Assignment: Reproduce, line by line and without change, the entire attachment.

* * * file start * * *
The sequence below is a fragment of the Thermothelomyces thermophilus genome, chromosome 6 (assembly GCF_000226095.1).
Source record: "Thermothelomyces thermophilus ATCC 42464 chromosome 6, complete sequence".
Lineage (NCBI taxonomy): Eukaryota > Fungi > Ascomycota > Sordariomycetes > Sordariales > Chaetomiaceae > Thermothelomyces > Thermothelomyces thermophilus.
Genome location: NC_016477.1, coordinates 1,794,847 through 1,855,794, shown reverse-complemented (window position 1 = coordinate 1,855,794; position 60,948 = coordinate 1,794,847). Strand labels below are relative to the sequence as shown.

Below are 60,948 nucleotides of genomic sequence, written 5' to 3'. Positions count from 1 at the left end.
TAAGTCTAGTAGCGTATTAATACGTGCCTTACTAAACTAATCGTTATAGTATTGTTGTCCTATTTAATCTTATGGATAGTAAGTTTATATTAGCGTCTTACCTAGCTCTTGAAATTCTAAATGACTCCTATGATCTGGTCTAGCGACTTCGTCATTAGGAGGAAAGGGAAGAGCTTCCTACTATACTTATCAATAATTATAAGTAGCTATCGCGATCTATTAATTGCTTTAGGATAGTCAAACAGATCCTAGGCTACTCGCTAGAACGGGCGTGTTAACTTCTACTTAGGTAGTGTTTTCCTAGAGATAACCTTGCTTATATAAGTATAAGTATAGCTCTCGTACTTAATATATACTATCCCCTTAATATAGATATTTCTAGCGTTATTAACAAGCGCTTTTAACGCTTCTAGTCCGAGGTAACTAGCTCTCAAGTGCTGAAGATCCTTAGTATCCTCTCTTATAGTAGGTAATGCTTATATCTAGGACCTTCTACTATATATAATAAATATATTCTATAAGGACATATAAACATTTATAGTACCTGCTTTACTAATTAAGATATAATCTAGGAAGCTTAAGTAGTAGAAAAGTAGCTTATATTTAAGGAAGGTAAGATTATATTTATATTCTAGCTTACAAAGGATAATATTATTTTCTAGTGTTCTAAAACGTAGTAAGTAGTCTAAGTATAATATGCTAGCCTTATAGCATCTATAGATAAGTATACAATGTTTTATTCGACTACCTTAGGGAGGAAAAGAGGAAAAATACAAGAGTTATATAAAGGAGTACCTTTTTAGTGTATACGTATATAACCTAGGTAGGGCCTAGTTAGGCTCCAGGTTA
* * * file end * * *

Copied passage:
The sequence below is a fragment of the Thermothelomyces thermophilus genome, chromosome 6 (assembly GCF_000226095.1).
Source record: "Thermothelomyces thermophilus ATCC 42464 chromosome 6, complete sequence".
Lineage (NCBI taxonomy): Eukaryota > Fungi > Ascomycota > Sordariomycetes > Sordariales > Chaetomiaceae > Thermothelomyces > Thermothelomyces thermophilus.
Genome location: NC_016477.1, coordinates 1,794,847 through 1,855,794, shown reverse-complemented (window position 1 = coordinate 1,855,794; position 60,948 = coordinate 1,794,847). Strand labels below are relative to the sequence as shown.

Below are 60,948 nucleotides of genomic sequence, written 5' to 3'. Positions count from 1 at the left end.
TAAGTCTAGTAGCGTATTAATACGTGCCTTACTAAACTAATCGTTATAGTATTGTTGTCCTATTTAATCTTATGGATAGTAAGTTTATATTAGCGTCTTACCTAGCTCTTGAAATTCTAAATGACTCCTATGATCTGGTCTAGCGACTTCGTCATTAGGAGGAAAGGGAAGAGCTTCCTACTATACTTATCAATAATTATAAGTAGCTATCGCGATCTATTAATTGCTTTAGGATAGTCAAACAGATCCTAGGCTACTCGCTAGAACGGGCGTGTTAACTTCTACTTAGGTAGTGTTTTCCTAGAGATAACCTTGCTTATATAAGTATAAGTATAGCTCTCGTACTTAATATATACTATCCCCTTAATATAGATATTTCTAGCGTTATTAACAAGCGCTTTTAACGCTTCTAGTCCGAGGTAACTAGCTCTCAAGTGCTGAAGATCCTTAGTATCCTCTCTTATAGTAGGTAATGCTTATATCTAGGACCTTCTACTATATATAATAAATATATTCTATAAGGACATATAAACATTTATAGTACCTGCTTTACTAATTAAGATATAATCTAGGAAGCTTAAGTAGTAGAAAAGTAGCTTATATTTAAGGAAGGTAAGATTATATTTATATTCTAGCTTACAAAGGATAATATTATTTTCTAGTGTTCTAAAACGTAGTAAGTAGTCTAAGTATAATATGCTAGCCTTATAGCATCTATAGATAAGTATACAATGTTTTATTCGACTACCTTAGGGAGGAAAAGAGGAAAAATACAAGAGTTATATAAAGGAGTACCTTTTTAGTGTATACGTATATAACCTAGGTAGGGCCTAGTTAGGCTCCAGGTTA